Our Pushover President


"This state visit is … a terrible
mistake,"
said Rep. Eliot
Engel, chairman of the House Subcommittee on the Western
Hemisphere.


"He is illegitimate with his own
people, and Brazil is now going to give him the air of
legitimacy at a time when the world is trying to figure
out how to prevent Iran from having nuclear weapons." [
Brazil`s
New Standing Threatened by Ahmadinejad Visit
, By
John Lyons, WSJ, November 23, 2009]

Engel was
speaking of the state visit of

President Mahmoud Ahmadinejad
that began Monday, at
the invitation of President Luiz Ignacio Lula da Silva
of
Brazil.

Extending such
an honor to the

leader
who hosted a conference of Holocaust skeptics
and deniers, often predicts Israel will disappear from
the map, stole his last election and is stiffing the
West on Iran`s nuclear program is clearly a poke in the
eye of Barack Obama.

Nor is this the
only dissing of Obama and America by Lula.

The Brazilian
embassy in Tegucigalpa has, for two months, been host to
Honduran President Manuel Zelaya, a Chavista, who was
ousted by his own Supreme Court and booted out of the
country by the army.

America will
survive such irritants. But they are symptomatic of
something larger: the mounting disrespect Obama and
America are receiving from friend and adversary alike.

Under the new
center-left government that broke a 50-year hold on
power by the LDP, Japan will cease refueling U.S.
warships off Afghanistan, is demanding renegotiation of
a U.S. troop deployment deal already agreed to and is
moving out of Washington`s orbit—and closer to Beijing.
Pyongyang, having tested a second nuclear device,
continues to dismiss all U.S. demands.

China just
backhanded Obama`s request to revalue its currency to
stanch the steady hemorrhaging of U.S. jobs, technology
and factories to the mainland, and treated Obama`s call
for openness and better treatment for dissidents and
minorities with dismissive contempt.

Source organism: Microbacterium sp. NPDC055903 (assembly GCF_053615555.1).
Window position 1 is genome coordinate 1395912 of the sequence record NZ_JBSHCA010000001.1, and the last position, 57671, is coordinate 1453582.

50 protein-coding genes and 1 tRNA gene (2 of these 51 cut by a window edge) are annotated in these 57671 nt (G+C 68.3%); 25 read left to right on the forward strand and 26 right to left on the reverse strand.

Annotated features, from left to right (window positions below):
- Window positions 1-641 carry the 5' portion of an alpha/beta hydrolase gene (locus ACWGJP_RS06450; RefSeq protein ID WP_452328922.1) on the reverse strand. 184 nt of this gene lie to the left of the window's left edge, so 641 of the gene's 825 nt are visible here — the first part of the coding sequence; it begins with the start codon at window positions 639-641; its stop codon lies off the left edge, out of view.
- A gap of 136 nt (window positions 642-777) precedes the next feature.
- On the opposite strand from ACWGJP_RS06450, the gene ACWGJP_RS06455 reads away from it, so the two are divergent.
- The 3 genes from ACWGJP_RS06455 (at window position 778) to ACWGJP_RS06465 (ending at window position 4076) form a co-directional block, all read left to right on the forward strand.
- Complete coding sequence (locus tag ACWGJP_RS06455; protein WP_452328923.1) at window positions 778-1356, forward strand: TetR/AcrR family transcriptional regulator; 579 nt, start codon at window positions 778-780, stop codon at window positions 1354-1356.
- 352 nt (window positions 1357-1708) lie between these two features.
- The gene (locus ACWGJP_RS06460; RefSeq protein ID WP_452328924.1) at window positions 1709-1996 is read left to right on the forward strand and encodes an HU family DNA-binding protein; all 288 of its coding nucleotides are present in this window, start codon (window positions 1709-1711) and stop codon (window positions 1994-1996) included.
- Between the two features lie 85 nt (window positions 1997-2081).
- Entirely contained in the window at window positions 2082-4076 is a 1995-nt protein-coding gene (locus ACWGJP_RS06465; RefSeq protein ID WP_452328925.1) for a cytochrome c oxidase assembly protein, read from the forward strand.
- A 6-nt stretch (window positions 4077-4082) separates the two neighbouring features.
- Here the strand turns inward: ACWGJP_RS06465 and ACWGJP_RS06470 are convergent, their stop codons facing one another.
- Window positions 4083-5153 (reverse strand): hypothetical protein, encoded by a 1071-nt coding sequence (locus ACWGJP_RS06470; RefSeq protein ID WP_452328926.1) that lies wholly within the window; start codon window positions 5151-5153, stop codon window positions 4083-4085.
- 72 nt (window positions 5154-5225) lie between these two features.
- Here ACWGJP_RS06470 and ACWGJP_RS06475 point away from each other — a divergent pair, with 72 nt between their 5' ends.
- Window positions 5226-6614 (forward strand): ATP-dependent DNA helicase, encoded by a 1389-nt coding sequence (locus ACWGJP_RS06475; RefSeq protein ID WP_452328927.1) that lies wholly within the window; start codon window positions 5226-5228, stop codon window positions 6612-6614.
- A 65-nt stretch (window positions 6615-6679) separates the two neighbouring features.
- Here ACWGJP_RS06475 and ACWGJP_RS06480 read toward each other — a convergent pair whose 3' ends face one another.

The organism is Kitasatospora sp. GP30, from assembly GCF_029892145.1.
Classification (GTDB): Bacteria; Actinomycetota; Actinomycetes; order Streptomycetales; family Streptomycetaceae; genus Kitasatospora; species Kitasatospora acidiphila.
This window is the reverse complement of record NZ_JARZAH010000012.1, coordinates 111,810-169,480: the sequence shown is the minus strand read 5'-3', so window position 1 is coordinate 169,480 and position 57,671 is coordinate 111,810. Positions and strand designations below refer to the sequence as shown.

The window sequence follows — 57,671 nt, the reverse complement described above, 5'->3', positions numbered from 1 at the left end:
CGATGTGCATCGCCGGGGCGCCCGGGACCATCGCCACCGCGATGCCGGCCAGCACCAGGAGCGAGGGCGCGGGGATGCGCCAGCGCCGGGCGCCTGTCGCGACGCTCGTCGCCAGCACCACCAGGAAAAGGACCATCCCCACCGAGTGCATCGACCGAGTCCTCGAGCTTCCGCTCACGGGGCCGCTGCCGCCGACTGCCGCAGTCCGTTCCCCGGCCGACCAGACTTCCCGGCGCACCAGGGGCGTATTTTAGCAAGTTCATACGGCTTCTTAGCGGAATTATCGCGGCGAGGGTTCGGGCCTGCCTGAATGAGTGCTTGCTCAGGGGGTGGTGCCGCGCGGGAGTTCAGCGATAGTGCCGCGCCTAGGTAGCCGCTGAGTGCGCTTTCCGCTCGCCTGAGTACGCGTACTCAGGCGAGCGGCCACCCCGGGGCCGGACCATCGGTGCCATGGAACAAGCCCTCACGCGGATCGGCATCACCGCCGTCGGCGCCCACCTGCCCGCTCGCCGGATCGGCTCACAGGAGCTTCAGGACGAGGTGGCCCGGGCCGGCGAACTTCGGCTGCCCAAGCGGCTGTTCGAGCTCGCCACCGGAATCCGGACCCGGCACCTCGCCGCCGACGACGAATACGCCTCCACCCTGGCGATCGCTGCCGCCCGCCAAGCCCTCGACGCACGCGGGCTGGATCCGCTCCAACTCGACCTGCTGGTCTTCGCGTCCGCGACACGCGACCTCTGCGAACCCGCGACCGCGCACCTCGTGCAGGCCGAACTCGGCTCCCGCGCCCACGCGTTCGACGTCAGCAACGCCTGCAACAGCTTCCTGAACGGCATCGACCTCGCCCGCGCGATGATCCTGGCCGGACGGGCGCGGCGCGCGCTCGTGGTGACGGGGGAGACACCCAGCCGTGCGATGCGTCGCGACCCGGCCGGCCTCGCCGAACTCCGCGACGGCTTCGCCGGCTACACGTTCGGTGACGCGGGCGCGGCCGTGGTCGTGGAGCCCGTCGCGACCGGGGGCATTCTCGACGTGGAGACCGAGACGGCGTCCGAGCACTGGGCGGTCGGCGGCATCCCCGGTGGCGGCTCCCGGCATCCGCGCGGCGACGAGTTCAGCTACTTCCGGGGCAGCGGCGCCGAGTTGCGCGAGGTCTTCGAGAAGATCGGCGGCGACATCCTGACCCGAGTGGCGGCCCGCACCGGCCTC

Yet, had it not
been for U.S. magnanimity in throwing open its market to
Chinese goods, Beijing would never have registered the
double-digit growth rates it has seen for the past two
decades.

Some gratitude
China is showing.

Despite

U.S. warnings,
President Hamid Karzai has stolen the
Afghan election in a fashion so brazen as to make a
mockery of U.S. claims of his legitimacy. Corruption
remains pandemic, and ignored, including in Karzai`s own
family. He knows we have no other option.

Iran continues
to slap away Obama`s open hand, secure in the knowledge
that China or Russia will veto any serious U.N.
sanctions.

Israel, too, has
taken the measure of Obama.


"Bibi"

Netanyahu, elected on a platform of no negotiation with
Hamas, no Palestinian enclave in Jerusalem and no
withdrawal from the West Bank, a la Gaza, has defied
Obama`s demand for an immediate halt to any and all
expansion of settlements. Not only has Bibi gone
unpunished, his poll ratings have soared in Israel, and
Obama has capitulated completely, leaving Palestinian
President Mahmoud Abbas so disillusioned and demoralized
he is considering not running again.

The hopes raised
by Obama`s Cairo speech have disappeared, as our
traditional Arab friends like the Egyptians and Saudis
have been hung out to dry.

Hillary Clinton
may have pressed the reset button on

relations with Russia
—but there has been precious
little reciprocity for the U.S. decision to scrap the
ballistic missile defense in Poland and the Czech
Republic.

Moscow has
recognized Georgia`s breakaway provinces of South
Ossetia and Abkhazia as independent republics and is now
busy meddling in Ukraine to inflict a humiliating defeat
on our man in Kiev, President Viktor Yushchenko, in
January`s election.

Again,

none of the above
represents a grave threat to any
vital U.S. interest. Nevertheless, this lack of
reciprocity, this lack of respect, this indifference to
what the president is demanding or even asking is
revealing about the era we have now entered—and about
Barack Obama.

All that
bloviation we heard for two decades—about the
"Second American
Century,"
the
"End of History,"
the
"New World
Order,"
America as
"omnipower"
and
"indispensable nation,"
the
"New Rome"
seizing its "unipolar
moment
"
to impose
"benevolent
global hegemony"
on mankind and
"ending tyranny
in our world"
—it was, all of it, bullhockey.

Second, though
Obama may be liked and admired by people all over the
world, this counts for next to nothing in global power
politics.

Brazil, Japan,
China, Russia and Israel are all countries with their
own national interests that do not necessarily comport
with those of the United States. All have come to see
Obama as a diffident, dithering, doubting dilettante who
can be dissed with impunity. And none of these nations
is going to sacrifice what it considers critical to win
a smile from Barack Obama.

Multilateralism
and globalism are on the way out. Unilateralism and
nationalism are on the way in.

As other
countries look out for their national interests first,
why do we not do the same?

If we Americans
will not put America first, who will?

COPYRIGHT

CREATORS SYNDICATE, INC.



Patrick J. Buchanan

needs

no introduction
to
VDARE.COM readers; his book
 
State
of Emergency: The Third World Invasion and
Conquest of America
, can
be ordered from Amazon.com. His latest book

is Churchill,
Hitler, and "The Unnecessary War": How
Britain Lost Its Empire and the West Lost
the World,

reviewed

here
by

Paul Craig Roberts.